This week we reported on Patrick Crowley, an editor at Billboard magazine who was in charge of its ‘LGBTQ Pride’ vertical, who was fired after Nik Thakkar, a recording artist, revealed Instagram DMs he received from Crowley in a Buzzfeed story.
The Instagram messages revealed that Crowley had engaged in sexual conversation with Thakkar, eventually requesting nudes. When Thakkar refused to provide them, he found himself removed from a Billboard playlist, a move he claimed was retaliation.
Since Thakkar’s story was revealed, five other artists — Kisos, Michael Medrano, Alextbh, Graveyardguy, and Mosayac (read their statements by following the links on their names)— have come out with their own stories of problematic interactions with Crowley.
The artists released a joint statement:
Billboard has so far released no statement.
Now, Crowley says he will be suing suing the publication and the artists. The Advocate reports that it received a statement from Crowley’s lawyers, saying, “Billboard will shortly be served with a lawsuit for, among other things, discrimination based on sexual orientation.”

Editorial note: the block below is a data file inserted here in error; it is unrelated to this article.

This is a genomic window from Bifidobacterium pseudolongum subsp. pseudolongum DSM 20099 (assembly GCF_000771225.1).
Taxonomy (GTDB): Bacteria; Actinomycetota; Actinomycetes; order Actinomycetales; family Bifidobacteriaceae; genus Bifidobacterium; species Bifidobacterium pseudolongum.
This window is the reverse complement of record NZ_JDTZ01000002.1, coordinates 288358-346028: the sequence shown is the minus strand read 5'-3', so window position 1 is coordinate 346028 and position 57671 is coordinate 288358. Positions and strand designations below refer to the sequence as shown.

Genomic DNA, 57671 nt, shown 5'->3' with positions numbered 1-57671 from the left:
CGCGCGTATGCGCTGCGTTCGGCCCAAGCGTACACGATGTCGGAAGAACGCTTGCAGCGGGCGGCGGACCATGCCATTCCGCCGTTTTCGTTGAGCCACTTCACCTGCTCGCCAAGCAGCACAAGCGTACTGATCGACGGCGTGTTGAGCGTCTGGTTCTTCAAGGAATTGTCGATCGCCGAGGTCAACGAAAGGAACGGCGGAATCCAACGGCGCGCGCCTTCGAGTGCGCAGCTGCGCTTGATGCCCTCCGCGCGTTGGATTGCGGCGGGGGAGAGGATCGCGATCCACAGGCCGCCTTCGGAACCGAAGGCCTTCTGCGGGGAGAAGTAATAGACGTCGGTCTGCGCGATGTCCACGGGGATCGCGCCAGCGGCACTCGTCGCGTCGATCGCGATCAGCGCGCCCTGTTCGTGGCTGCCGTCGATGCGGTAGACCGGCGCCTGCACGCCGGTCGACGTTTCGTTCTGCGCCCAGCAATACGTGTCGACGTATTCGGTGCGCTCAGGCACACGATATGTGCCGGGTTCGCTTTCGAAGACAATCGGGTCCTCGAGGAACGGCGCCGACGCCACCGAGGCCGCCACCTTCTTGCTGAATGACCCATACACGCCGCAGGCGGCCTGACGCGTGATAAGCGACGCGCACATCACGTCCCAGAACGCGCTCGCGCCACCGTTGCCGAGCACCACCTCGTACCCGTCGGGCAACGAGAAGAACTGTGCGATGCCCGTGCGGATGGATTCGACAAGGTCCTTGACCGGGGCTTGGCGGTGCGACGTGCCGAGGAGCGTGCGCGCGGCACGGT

Crowley’s statement paints him as the victim of “fame seekers” according to the publication and says he was a victim of workplace discrimination by Billboard because there have been sexual harassment complaints made against “senior male straight employees” and the publication did nothing.
The Advocate adds: ‘Crowley intends to sue both Billboard and the mostly queer men of color musicians who have come forward stating the editor sexually harassed them for defamation, according to the statement. … According to Crowley, the musicians who have come forward are leading “a defamatory campaign to destroy Mr. Crowley and his career” that they believe is for self-promotion. The statement goes on to sex-shame the accusers due to their physical appearances, while also seemingly blaming the #MeToo movement for his firing. “When does #metoo go too far?” asked the statement. “These artists have attractive, edgy, extremely aggressive and overtly sexual presences in social media.”‘